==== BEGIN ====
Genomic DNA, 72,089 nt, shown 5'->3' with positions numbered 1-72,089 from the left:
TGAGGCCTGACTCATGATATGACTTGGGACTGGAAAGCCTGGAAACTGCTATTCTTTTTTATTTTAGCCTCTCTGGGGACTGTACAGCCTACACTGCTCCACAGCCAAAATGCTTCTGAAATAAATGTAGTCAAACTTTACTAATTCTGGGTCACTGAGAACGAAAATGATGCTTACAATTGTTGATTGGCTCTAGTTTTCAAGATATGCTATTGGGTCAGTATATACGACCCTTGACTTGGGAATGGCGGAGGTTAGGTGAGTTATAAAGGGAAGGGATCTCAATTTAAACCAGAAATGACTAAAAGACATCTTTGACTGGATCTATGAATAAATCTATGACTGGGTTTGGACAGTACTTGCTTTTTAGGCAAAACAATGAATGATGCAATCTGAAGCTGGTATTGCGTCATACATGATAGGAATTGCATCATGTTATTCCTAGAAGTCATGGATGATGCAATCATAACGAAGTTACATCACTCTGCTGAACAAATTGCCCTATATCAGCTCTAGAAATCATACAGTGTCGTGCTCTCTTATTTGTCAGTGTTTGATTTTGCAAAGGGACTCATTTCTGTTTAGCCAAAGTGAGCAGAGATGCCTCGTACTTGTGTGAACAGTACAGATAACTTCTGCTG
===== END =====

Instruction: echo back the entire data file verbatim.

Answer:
Genomic DNA, 72,089 nt, shown 5'->3' with positions numbered 1-72,089 from the left:
TGAGGCCTGACTCATGATATGACTTGGGACTGGAAAGCCTGGAAACTGCTATTCTTTTTTATTTTAGCCTCTCTGGGGACTGTACAGCCTACACTGCTCCACAGCCAAAATGCTTCTGAAATAAATGTAGTCAAACTTTACTAATTCTGGGTCACTGAGAACGAAAATGATGCTTACAATTGTTGATTGGCTCTAGTTTTCAAGATATGCTATTGGGTCAGTATATACGACCCTTGACTTGGGAATGGCGGAGGTTAGGTGAGTTATAAAGGGAAGGGATCTCAATTTAAACCAGAAATGACTAAAAGACATCTTTGACTGGATCTATGAATAAATCTATGACTGGGTTTGGACAGTACTTGCTTTTTAGGCAAAACAATGAATGATGCAATCTGAAGCTGGTATTGCGTCATACATGATAGGAATTGCATCATGTTATTCCTAGAAGTCATGGATGATGCAATCATAACGAAGTTACATCACTCTGCTGAACAAATTGCCCTATATCAGCTCTAGAAATCATACAGTGTCGTGCTCTCTTATTTGTCAGTGTTTGATTTTGCAAAGGGACTCATTTCTGTTTAGCCAAAGTGAGCAGAGATGCCTCGTACTTGTGTGAACAGTACAGATAACTTCTGCTG